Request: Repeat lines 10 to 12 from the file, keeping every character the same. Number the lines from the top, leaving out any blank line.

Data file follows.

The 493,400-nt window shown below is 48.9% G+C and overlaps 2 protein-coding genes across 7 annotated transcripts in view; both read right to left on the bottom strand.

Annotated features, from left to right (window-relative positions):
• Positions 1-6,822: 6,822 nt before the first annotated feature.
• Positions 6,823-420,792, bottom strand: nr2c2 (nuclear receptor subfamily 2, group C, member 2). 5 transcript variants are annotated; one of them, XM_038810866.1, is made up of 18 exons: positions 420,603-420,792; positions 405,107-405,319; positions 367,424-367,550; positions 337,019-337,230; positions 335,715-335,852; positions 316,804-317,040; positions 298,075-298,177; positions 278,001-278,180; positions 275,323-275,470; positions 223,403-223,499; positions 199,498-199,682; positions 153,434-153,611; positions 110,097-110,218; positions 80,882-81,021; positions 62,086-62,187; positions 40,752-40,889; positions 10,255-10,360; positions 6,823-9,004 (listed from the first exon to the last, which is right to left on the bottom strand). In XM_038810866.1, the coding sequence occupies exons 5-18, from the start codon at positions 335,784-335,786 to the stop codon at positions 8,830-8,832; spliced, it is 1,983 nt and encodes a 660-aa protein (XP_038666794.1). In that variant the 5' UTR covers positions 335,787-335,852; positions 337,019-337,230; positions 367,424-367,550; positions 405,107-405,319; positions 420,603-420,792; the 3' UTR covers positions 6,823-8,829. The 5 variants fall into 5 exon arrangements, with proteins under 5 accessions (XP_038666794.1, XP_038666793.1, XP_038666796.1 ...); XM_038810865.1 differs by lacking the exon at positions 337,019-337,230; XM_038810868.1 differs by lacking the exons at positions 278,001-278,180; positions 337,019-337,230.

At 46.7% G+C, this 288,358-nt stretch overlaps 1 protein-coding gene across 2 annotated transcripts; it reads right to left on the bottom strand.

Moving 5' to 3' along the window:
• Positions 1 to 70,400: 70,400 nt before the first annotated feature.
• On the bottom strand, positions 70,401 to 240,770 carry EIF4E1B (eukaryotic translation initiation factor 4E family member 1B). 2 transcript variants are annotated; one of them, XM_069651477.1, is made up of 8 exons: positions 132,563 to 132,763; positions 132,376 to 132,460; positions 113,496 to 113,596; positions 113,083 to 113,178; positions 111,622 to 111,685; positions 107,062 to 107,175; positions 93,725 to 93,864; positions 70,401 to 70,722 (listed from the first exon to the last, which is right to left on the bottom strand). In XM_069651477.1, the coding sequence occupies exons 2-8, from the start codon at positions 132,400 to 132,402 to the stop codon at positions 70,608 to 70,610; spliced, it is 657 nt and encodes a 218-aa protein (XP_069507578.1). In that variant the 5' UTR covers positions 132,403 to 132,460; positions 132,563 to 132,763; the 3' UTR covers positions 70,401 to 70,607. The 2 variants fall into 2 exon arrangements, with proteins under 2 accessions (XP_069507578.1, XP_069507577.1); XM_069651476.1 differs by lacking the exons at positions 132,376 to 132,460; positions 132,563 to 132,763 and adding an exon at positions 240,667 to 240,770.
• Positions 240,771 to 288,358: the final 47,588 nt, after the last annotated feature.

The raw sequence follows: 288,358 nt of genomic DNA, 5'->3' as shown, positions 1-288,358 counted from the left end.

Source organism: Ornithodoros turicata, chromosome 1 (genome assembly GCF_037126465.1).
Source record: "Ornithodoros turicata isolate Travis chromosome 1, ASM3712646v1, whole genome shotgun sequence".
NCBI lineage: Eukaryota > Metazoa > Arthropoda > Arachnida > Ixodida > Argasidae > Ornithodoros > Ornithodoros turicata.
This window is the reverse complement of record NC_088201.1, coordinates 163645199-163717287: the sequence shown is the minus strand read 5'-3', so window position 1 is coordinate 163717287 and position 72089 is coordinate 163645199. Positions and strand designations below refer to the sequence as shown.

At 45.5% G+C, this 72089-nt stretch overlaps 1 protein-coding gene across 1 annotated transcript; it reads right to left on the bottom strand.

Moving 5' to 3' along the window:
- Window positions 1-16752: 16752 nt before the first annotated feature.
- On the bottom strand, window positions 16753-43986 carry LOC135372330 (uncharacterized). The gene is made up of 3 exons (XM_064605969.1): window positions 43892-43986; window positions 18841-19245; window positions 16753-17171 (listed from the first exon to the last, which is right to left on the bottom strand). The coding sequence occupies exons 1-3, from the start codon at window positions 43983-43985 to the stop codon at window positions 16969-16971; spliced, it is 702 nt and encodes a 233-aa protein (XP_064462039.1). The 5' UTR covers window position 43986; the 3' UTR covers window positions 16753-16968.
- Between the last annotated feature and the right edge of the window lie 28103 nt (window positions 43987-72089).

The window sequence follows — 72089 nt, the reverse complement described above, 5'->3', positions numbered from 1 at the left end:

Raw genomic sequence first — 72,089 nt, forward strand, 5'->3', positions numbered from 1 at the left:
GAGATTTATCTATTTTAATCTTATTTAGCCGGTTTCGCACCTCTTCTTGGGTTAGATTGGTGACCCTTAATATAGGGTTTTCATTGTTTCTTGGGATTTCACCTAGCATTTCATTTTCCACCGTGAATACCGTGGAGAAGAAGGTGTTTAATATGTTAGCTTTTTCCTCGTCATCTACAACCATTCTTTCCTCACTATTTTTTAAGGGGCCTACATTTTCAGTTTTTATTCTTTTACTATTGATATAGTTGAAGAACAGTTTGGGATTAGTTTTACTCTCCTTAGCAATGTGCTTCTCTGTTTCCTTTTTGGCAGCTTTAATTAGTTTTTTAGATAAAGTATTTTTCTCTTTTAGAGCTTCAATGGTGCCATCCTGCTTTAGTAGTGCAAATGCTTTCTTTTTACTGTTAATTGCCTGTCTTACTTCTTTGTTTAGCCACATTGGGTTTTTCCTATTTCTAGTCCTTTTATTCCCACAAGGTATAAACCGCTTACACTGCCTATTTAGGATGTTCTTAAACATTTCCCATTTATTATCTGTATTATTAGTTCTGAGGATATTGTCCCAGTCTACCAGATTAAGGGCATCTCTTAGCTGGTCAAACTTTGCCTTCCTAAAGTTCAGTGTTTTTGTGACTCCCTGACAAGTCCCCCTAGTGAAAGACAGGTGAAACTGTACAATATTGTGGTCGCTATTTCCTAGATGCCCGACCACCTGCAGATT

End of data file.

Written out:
The raw sequence follows: 288,358 nt of genomic DNA, 5'->3' as shown, positions 1-288,358 counted from the left end.

Source organism: Ornithodoros turicata, chromosome 1 (genome assembly GCF_037126465.1).
Source record: "Ornithodoros turicata isolate Travis chromosome 1, ASM3712646v1, whole genome shotgun sequence".